A day in the area can begin with a visit to The Woodlands at Phillips to learn about mushroom cultivation from one of the country’s largest producers. Then travelers can look for unique gifts, regional specialties, and a variety of fresh-picked mushrooms in Kennett’s charming downtown shops.

Fittingly enough, Kennett Square is the home of the annual Mushroom Festival, which has been voted one of the 10 best festivals in Pennsylvania. The event takes place each September on the weekend following Labor Day, and attendees celebrate with music, rides, and entertainment; taste-test mushroom soups; and learn from the pros about cooking and storing mushrooms.

And New Year’s Eve is marked with the dropping of—you guessed it—a mushroom … an 8-foot, 700-hundred-pound, illuminated, stainless steel mushroom!

Where to try it: Portabello’s, where Chef Brett Hulbert prepares an array of delicacies for mushroom lovers (and others).

Who to contact: Courtney Babcock, Brandywine Valley

Horseshoe Sandwich
Photo by Springfield CVB

Springfield, Illinois: Springfield Horseshoe Sandwich

The Springfield Horseshoe Sandwich was created at the Old Leland Hotel in 1928 by Joe Schweska and Steve Tomko. The name was derived from the horseshoe-shaped cut of ham used in the original. French fries represent the nails of the shoe, and the sizzle platter represents a hot anvil.

The 1939 Christmas edition of the State Journal Register revealed Chef Schweska’s recipe. The sandwich is made by laying two pieces of toast on a preheated platter, then placing the meat on the toast, covering the entire sandwich with cheese sauce, and circling the platter with French fries. A dash of paprika adds color to the Horseshoe.

Variations of the sandwich are as open as a hungry imagination—or as the imaginations of the chefs at local eateries. Most options include substituting ham with another meat: chicken (a grilled, fried, or Buffalo-style breast), hamburger, walleye, tenderloin, or Reuben. And diners with a smaller appetite can order a Pony Shoe.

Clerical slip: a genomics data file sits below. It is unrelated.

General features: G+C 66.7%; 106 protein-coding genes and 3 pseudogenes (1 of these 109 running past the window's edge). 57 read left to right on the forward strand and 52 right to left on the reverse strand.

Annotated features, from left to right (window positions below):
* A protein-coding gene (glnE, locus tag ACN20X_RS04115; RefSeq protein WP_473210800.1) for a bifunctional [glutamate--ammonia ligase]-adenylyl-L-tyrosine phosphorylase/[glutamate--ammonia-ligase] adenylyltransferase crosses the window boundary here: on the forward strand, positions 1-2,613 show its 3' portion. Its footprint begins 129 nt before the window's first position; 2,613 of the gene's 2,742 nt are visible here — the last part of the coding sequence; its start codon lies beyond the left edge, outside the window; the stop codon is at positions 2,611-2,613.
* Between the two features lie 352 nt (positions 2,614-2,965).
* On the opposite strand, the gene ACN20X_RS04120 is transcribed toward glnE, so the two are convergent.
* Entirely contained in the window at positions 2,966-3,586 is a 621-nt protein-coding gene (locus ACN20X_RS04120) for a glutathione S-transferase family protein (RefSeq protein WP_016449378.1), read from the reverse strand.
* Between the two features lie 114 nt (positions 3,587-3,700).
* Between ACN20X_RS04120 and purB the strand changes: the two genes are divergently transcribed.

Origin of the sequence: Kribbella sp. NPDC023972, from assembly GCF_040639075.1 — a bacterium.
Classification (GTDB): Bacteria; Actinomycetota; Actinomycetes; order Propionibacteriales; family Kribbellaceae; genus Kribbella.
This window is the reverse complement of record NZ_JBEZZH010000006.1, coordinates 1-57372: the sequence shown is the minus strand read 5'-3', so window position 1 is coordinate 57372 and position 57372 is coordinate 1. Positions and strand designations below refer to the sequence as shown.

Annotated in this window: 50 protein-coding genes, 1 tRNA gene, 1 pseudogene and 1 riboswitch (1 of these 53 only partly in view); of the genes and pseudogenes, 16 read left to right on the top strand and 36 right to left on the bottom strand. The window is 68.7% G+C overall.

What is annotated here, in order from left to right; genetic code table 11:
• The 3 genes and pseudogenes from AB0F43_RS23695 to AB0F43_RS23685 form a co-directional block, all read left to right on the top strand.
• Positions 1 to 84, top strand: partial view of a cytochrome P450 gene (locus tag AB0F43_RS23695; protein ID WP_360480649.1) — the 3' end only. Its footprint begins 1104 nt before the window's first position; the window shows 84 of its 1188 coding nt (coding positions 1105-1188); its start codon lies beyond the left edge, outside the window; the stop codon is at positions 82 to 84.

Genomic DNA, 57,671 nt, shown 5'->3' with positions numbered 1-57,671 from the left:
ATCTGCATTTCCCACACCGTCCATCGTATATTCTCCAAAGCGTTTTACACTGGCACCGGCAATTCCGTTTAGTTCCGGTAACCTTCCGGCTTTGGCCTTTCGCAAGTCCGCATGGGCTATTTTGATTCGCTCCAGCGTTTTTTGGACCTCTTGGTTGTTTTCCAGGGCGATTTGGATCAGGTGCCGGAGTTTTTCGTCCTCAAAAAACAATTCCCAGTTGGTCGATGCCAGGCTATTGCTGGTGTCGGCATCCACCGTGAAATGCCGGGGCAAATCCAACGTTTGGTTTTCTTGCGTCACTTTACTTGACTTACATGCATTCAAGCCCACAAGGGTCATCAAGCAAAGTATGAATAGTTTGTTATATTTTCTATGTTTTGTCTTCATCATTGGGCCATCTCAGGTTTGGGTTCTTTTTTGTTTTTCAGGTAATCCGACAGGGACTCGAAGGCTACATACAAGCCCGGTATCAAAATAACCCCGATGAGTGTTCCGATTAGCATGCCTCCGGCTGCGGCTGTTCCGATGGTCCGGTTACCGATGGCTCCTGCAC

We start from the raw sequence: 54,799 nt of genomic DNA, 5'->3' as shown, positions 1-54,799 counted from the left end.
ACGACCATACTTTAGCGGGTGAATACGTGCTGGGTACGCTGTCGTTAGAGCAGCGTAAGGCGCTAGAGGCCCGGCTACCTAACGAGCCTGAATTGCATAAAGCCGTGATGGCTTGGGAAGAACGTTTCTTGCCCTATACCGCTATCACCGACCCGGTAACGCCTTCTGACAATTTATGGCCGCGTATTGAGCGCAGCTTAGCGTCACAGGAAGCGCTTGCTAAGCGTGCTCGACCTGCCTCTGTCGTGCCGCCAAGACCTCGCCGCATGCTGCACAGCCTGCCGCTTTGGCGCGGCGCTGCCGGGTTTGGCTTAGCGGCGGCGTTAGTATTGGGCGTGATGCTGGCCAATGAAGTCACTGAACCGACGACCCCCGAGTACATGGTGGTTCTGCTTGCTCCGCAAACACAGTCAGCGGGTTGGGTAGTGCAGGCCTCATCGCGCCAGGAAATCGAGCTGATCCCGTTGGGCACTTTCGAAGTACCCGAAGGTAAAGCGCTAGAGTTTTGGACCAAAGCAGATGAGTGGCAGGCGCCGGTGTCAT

Where to try it: Most Springfield restaurants offer a traditional Shoe and a house specialty or two, including Charlie Parker’s famous Breakfast Shoe. D’Arcy’s Pint was featured on Guy Fieri’s “Diners, Drive-ins and Dives.”

Who to contact: Terry Truman, Springfield CVB

Utica Greens
Photo by Oneida County CVB

Oneida County, New York: Utica greens

Utica greens were not originally chef-prepared restaurant fare. This Italian-American dish, which features garden-grown escarole and pantry staples, such as pickled cherry peppers, Romano cheese, prosciutto, and breadcrumbs, has humble roots.

Beginning in the late 1800s, Utica became home to a thriving community of southern-Italian immigrants, and greens were served at the dinner table of many of these families. The dish was the creation of frugal home cooks who were making do with what they had on hand.

In the 1980s, local chef Joe Morelle included the dish on his restaurant menu as Greens Morelle. It became a hit, and other restaurants adapted and renamed it Utica Greens.

Variations include greens with potatoes, kale, Swiss chard, and pignoli (or pine) nuts. Some restaurants also add spicy peppers to the mix.

Where to try it: You can still find the classic Greens Morelle at Chesterfield’s Tavolo, located in Utica. Other options are Delmonico’s Italian Steakhouse, Babe’s at Harbor Point, and Aqua Vino Restaurant, which has an outdoor patio overlooking the Erie Canal.

Who to contact: Madison Cermak, Oneida County CVB

Flemish Stew
Photo by Tourist Office for Flanders-Belgium

Flanders-Belgium: Flemish beef stew and Belgian beer

Beef stew cooked in beer has long been part of the culinary heritage of Flanders, and it is still one of the most popular stews. The classic local beef stew is known for its sweet-sour combination of caramelized onions and beer: usually a dark Belgian-style ale.